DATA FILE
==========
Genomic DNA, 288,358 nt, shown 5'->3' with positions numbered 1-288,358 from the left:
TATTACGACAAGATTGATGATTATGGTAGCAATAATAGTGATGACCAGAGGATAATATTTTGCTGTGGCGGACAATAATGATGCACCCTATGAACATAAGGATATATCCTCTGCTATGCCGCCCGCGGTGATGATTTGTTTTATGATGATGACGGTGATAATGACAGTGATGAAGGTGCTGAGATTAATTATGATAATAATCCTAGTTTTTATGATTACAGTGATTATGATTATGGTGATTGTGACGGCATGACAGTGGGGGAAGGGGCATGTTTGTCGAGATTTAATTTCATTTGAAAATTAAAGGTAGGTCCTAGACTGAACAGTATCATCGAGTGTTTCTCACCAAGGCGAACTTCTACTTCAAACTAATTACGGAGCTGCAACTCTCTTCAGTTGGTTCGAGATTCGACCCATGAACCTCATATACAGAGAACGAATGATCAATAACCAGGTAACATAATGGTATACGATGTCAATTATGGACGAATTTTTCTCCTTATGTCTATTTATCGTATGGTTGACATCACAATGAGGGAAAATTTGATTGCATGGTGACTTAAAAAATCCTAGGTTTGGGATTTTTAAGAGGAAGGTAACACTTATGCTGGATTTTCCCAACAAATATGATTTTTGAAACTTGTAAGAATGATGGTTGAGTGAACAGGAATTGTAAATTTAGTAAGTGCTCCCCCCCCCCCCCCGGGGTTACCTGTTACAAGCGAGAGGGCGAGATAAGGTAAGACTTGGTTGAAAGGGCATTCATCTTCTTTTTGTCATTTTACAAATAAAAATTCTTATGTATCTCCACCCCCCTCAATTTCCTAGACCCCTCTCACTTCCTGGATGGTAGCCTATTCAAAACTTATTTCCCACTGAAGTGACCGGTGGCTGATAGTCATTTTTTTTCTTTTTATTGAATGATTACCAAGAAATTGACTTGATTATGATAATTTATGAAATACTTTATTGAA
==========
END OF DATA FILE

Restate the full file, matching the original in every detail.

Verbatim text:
Genomic DNA, 288,358 nt, shown 5'->3' with positions numbered 1-288,358 from the left:
TATTACGACAAGATTGATGATTATGGTAGCAATAATAGTGATGACCAGAGGATAATATTTTGCTGTGGCGGACAATAATGATGCACCCTATGAACATAAGGATATATCCTCTGCTATGCCGCCCGCGGTGATGATTTGTTTTATGATGATGACGGTGATAATGACAGTGATGAAGGTGCTGAGATTAATTATGATAATAATCCTAGTTTTTATGATTACAGTGATTATGATTATGGTGATTGTGACGGCATGACAGTGGGGGAAGGGGCATGTTTGTCGAGATTTAATTTCATTTGAAAATTAAAGGTAGGTCCTAGACTGAACAGTATCATCGAGTGTTTCTCACCAAGGCGAACTTCTACTTCAAACTAATTACGGAGCTGCAACTCTCTTCAGTTGGTTCGAGATTCGACCCATGAACCTCATATACAGAGAACGAATGATCAATAACCAGGTAACATAATGGTATACGATGTCAATTATGGACGAATTTTTCTCCTTATGTCTATTTATCGTATGGTTGACATCACAATGAGGGAAAATTTGATTGCATGGTGACTTAAAAAATCCTAGGTTTGGGATTTTTAAGAGGAAGGTAACACTTATGCTGGATTTTCCCAACAAATATGATTTTTGAAACTTGTAAGAATGATGGTTGAGTGAACAGGAATTGTAAATTTAGTAAGTGCTCCCCCCCCCCCCCCGGGGTTACCTGTTACAAGCGAGAGGGCGAGATAAGGTAAGACTTGGTTGAAAGGGCATTCATCTTCTTTTTGTCATTTTACAAATAAAAATTCTTATGTATCTCCACCCCCCTCAATTTCCTAGACCCCTCTCACTTCCTGGATGGTAGCCTATTCAAAACTTATTTCCCACTGAAGTGACCGGTGGCTGATAGTCATTTTTTTTCTTTTTATTGAATGATTACCAAGAAATTGACTTGATTATGATAATTTATGAAATACTTTATTGAA